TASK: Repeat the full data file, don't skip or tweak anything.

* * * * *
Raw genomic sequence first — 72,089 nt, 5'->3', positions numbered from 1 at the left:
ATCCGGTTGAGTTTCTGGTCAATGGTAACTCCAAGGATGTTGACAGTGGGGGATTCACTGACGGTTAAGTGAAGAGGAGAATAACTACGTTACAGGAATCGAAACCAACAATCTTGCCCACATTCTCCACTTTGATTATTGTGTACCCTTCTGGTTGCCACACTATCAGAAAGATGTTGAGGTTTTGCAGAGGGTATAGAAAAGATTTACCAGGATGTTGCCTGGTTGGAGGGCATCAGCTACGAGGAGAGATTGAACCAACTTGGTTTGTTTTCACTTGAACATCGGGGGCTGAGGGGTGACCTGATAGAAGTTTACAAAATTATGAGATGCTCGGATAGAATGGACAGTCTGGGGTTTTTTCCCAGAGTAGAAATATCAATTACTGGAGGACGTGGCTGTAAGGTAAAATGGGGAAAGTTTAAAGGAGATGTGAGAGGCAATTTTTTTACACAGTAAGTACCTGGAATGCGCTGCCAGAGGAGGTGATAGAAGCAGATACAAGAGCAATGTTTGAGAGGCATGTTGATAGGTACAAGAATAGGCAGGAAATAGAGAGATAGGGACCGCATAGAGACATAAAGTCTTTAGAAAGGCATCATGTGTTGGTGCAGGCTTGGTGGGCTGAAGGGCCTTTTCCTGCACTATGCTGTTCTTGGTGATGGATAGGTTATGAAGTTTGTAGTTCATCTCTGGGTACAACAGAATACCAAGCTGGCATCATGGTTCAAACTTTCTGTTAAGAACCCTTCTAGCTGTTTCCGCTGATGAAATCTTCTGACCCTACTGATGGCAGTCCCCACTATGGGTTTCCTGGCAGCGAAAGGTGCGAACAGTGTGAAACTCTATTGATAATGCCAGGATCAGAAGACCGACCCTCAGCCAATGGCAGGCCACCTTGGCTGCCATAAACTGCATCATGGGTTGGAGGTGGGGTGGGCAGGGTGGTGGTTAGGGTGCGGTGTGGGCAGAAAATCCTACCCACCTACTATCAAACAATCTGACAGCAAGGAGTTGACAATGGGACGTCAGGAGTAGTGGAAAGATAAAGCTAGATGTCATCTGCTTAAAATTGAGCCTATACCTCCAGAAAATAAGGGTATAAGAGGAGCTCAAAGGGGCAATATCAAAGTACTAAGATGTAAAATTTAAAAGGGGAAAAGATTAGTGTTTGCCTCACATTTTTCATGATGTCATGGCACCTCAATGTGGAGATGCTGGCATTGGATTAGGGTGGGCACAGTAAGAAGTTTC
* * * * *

Raw genomic sequence first — 72,089 nt, 5'->3', positions numbered from 1 at the left:
ATCCGGTTGAGTTTCTGGTCAATGGTAACTCCAAGGATGTTGACAGTGGGGGATTCACTGACGGTTAAGTGAAGAGGAGAATAACTACGTTACAGGAATCGAAACCAACAATCTTGCCCACATTCTCCACTTTGATTATTGTGTACCCTTCTGGTTGCCACACTATCAGAAAGATGTTGAGGTTTTGCAGAGGGTATAGAAAAGATTTACCAGGATGTTGCCTGGTTGGAGGGCATCAGCTACGAGGAGAGATTGAACCAACTTGGTTTGTTTTCACTTGAACATCGGGGGCTGAGGGGTGACCTGATAGAAGTTTACAAAATTATGAGATGCTCGGATAGAATGGACAGTCTGGGGTTTTTTCCCAGAGTAGAAATATCAATTACTGGAGGACGTGGCTGTAAGGTAAAATGGGGAAAGTTTAAAGGAGATGTGAGAGGCAATTTTTTTACACAGTAAGTACCTGGAATGCGCTGCCAGAGGAGGTGATAGAAGCAGATACAAGAGCAATGTTTGAGAGGCATGTTGATAGGTACAAGAATAGGCAGGAAATAGAGAGATAGGGACCGCATAGAGACATAAAGTCTTTAGAAAGGCATCATGTGTTGGTGCAGGCTTGGTGGGCTGAAGGGCCTTTTCCTGCACTATGCTGTTCTTGGTGATGGATAGGTTATGAAGTTTGTAGTTCATCTCTGGGTACAACAGAATACCAAGCTGGCATCATGGTTCAAACTTTCTGTTAAGAACCCTTCTAGCTGTTTCCGCTGATGAAATCTTCTGACCCTACTGATGGCAGTCCCCACTATGGGTTTCCTGGCAGCGAAAGGTGCGAACAGTGTGAAACTCTATTGATAATGCCAGGATCAGAAGACCGACCCTCAGCCAATGGCAGGCCACCTTGGCTGCCATAAACTGCATCATGGGTTGGAGGTGGGGTGGGCAGGGTGGTGGTTAGGGTGCGGTGTGGGCAGAAAATCCTACCCACCTACTATCAAACAATCTGACAGCAAGGAGTTGACAATGGGACGTCAGGAGTAGTGGAAAGATAAAGCTAGATGTCATCTGCTTAAAATTGAGCCTATACCTCCAGAAAATAAGGGTATAAGAGGAGCTCAAAGGGGCAATATCAAAGTACTAAGATGTAAAATTTAAAAGGGGAAAAGATTAGTGTTTGCCTCACATTTTTCATGATGTCATGGCACCTCAATGTGGAGATGCTGGCATTGGATTAGGGTGGGCACAGTAAGAAGTTTC